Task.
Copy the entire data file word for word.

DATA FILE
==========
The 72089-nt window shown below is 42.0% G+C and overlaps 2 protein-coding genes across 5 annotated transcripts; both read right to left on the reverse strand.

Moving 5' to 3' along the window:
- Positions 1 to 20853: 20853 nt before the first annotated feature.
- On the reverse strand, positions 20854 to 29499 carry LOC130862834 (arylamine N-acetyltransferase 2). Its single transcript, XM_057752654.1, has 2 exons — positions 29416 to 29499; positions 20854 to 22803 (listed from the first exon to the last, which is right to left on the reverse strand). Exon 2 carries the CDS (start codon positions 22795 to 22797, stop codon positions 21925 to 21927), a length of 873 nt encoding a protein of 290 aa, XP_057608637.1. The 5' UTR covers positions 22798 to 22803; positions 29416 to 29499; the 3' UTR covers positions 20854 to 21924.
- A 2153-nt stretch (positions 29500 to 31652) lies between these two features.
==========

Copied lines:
The 72089-nt window shown below is 42.0% G+C and overlaps 2 protein-coding genes across 5 annotated transcripts; both read right to left on the reverse strand.

Moving 5' to 3' along the window:
- Positions 1 to 20853: 20853 nt before the first annotated feature.
- On the reverse strand, positions 20854 to 29499 carry LOC130862834 (arylamine N-acetyltransferase 2). Its single transcript, XM_057752654.1, has 2 exons — positions 29416 to 29499; positions 20854 to 22803 (listed from the first exon to the last, which is right to left on the reverse strand). Exon 2 carries the CDS (start codon positions 22795 to 22797, stop codon positions 21925 to 21927), a length of 873 nt encoding a protein of 290 aa, XP_057608637.1. The 5' UTR covers positions 22798 to 22803; positions 29416 to 29499; the 3' UTR covers positions 20854 to 21924.
- A 2153-nt stretch (positions 29500 to 31652) lies between these two features.